By Arab News
By Maria Dubovikova*
The assassination of the head of the self-proclaimed Donetsk People’s Republic, Alexander Zakharchenko, on Friday did not come as a surprise taking into account the situation in Ukraine. Previously, Zakharchenko survived a car-bomb attack in August 2014, and he was also twice wounded on the battlefront, but the explosion in a cafe in the city of Donetsk finally inflicted a fatal wound.
Former coal mine electrician Zakharchenko had been prime minister of the DPR since November 2014, nine months after the crisis broke out in Ukraine following a violent coup d’etat. The coup brought about a split in the country and the uprisings in Donetsk and Luhansk in the Donbas region, which saw the proclamation of two republics, the Donetsk People’s Republic and the Luhansk People’s Republic. They were expecting that Russia would recognize their independence following the model of Abkhazia and South Ossetia after the conflict with Georgia, but this was not the case. The separatists, Zakharchenko in particular, were dreaming of building an independent state on the territory of Donbas.
The east of Ukraine, also called Malorossiya (Little Russia), is historically very close to Russia both ethnically and culturally, while the western part of Ukraine has closer ties to the West. The split was inevitable and a violent conflict that claimed more 10,000 lives ensued. Multiple cease-fires have been negotiated and quickly broken, with the most recent coming into effect on July 1, but the situation is stagnating and may deteriorate at any time.
The rising voices about Russia’s interference in the upcoming Ukrainian presidential elections were launched long ago, echoing the hysteria in Washington. Kiev’s maneuvers are not clear yet, though we can expect an attempt to sabotage the March 2019 elections for which the government will blame Russia and possibly declare a state of emergency that will postpone the election until further notice.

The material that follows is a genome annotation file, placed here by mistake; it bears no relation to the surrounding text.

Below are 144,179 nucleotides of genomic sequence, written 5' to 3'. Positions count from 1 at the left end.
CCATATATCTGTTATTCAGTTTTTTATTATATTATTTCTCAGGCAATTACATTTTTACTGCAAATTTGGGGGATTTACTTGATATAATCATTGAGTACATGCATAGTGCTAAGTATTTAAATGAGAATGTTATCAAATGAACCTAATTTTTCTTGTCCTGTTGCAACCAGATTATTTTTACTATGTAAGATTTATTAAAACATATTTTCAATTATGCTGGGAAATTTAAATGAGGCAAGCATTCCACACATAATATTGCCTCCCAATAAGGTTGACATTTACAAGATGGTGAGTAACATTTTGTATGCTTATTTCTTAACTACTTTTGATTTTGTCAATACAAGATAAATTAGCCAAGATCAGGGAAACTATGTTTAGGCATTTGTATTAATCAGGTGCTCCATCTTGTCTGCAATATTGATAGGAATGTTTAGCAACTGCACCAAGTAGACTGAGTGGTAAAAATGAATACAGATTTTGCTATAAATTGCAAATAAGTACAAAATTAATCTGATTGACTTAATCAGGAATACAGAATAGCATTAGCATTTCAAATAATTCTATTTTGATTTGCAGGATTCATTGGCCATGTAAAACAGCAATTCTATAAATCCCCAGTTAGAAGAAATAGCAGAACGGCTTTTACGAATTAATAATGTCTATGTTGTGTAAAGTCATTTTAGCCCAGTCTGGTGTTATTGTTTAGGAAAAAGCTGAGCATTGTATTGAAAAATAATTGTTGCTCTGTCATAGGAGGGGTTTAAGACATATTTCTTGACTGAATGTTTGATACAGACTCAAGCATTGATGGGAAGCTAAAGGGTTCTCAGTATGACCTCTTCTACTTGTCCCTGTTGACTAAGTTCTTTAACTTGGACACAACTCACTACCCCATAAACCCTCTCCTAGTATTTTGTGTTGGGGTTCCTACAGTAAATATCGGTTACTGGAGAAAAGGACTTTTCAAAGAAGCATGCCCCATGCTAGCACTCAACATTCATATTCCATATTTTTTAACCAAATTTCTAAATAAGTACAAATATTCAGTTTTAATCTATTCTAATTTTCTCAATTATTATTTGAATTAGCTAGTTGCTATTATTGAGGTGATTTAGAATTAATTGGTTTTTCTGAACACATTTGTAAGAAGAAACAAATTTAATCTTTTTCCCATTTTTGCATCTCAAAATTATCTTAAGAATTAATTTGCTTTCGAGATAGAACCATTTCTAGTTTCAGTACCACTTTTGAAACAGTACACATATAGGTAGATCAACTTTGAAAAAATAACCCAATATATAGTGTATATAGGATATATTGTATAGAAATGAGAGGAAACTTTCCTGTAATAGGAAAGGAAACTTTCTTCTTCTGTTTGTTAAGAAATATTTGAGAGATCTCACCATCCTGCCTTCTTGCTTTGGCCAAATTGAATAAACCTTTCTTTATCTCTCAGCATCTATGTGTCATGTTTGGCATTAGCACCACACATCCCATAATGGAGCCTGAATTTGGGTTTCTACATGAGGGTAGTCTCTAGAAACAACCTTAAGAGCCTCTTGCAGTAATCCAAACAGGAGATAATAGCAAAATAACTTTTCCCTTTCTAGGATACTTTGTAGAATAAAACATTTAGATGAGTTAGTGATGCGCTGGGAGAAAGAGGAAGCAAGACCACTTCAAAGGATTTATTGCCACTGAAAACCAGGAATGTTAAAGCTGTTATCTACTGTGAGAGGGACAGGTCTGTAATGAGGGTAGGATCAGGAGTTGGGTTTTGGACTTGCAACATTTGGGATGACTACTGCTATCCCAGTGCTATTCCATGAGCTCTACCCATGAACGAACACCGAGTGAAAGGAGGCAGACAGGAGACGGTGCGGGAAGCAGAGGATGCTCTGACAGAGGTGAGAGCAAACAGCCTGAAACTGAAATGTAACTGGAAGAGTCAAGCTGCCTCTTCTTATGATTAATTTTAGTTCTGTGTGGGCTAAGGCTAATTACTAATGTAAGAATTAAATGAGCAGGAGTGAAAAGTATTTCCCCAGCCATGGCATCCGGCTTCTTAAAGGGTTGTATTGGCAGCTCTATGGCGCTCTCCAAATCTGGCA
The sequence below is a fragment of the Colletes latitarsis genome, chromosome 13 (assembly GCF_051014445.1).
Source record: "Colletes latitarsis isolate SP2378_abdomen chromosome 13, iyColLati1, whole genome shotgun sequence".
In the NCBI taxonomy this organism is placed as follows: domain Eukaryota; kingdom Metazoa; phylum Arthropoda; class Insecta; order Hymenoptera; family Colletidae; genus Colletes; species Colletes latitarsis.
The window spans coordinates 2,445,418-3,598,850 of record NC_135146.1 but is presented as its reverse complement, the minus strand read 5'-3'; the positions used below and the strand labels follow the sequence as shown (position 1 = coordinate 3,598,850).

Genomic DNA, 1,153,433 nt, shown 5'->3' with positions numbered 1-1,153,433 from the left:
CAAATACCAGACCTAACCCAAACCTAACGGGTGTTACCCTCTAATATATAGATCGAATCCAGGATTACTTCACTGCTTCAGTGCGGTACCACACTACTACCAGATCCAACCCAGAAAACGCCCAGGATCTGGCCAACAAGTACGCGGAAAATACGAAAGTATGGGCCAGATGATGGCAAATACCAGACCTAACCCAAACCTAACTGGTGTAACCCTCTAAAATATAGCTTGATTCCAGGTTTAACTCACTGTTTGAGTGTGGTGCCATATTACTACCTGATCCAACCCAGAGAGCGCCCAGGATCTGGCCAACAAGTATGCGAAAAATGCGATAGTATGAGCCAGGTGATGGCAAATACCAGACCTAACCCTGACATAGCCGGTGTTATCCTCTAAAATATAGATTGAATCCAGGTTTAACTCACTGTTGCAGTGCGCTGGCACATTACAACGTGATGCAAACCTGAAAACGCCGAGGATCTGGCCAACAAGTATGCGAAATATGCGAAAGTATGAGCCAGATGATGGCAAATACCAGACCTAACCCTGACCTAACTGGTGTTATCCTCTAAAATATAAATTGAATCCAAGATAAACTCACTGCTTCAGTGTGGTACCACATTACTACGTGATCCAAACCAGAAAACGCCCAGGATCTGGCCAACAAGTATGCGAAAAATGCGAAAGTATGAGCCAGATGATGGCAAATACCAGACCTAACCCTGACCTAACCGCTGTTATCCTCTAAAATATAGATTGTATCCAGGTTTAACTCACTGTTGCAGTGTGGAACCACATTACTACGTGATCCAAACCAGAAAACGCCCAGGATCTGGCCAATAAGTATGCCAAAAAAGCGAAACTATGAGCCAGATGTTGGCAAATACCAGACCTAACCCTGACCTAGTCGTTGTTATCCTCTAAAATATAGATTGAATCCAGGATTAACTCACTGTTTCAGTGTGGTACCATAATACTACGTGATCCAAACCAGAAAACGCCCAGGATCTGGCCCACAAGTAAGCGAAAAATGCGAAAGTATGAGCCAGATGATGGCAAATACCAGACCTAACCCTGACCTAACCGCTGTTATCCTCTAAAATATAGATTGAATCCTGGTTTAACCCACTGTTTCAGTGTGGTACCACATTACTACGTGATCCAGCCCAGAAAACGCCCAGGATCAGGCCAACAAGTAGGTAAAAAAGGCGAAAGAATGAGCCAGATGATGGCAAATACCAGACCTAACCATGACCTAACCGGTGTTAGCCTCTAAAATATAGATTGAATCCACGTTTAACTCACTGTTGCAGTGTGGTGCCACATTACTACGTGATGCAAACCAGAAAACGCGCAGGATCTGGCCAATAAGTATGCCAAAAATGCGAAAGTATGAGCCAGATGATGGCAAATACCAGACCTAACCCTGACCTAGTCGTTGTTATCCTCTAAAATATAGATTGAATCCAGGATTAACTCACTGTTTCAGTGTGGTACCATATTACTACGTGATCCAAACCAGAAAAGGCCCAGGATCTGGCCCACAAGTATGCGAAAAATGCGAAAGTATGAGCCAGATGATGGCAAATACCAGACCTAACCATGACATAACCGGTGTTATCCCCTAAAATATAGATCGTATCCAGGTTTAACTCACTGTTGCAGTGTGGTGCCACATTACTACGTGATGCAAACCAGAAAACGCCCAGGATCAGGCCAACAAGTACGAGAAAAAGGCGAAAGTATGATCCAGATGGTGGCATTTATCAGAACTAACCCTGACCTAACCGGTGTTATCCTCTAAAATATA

It is not clear who is behind the assassination of Zakharchenko. It is true that the rebels are involved in infighting; between those who are more radical, demanding full independence from Ukraine, and those who are more moderate, accepting autonomous status within the country. Zakharchenko, being a good warrior but unskilled in political games, was frequently a troublemaker for Russia. That was immediately picked up by Kiev following the news of the assassination. Ukrainian officials said they could not rule out the hand of Moscow, though this is nonsense as any complication of the situation in the area is not what the Kremlin wants.
Russian president Vladimir Putin expressed his “deep condolences” for the death of Zakharchenko, but did not mention Ukraine as a possible culprit. He did, however, state that “those who have chosen a path of terror, violence and fear do not want to search for a peaceful political solution to the conflict or have a real dialogue with the people in the southeast, but thrive on destabilization to bring the people of Donbas to their knees. This will not happen.”
Foreign Minister Sergei Lavrov was tougher, saying that the assassination was a Ukrainian attempt to derail the implementation of the Minsk peace treaty. He added that it is currently impossible to plan any new rounds of international talks over the conflict. DPR officials have openly accused Kiev of the assassination and claim to have detained “Ukrainian agents.”
It is now clear that the situation might severely deteriorate in the upcoming months. Violence would play into the hands of Kiev’s leadership, which has little public support but enjoys Washington’s backing as it is an instrument of US policy in the region. Violence would also allow Ukraine and the US to accuse Russia of violating the cease-fire in order to impose a new wave of sanctions. The future development of this scenario is hard to predict, though the consequences might be catastrophic.
*Maria Dubovikova is a prominent political commentator, researcher and expert on Middle East affairs. She is president of the Moscow-based International Middle Eastern Studies Club (IMESClub). Twitter: @politblogme
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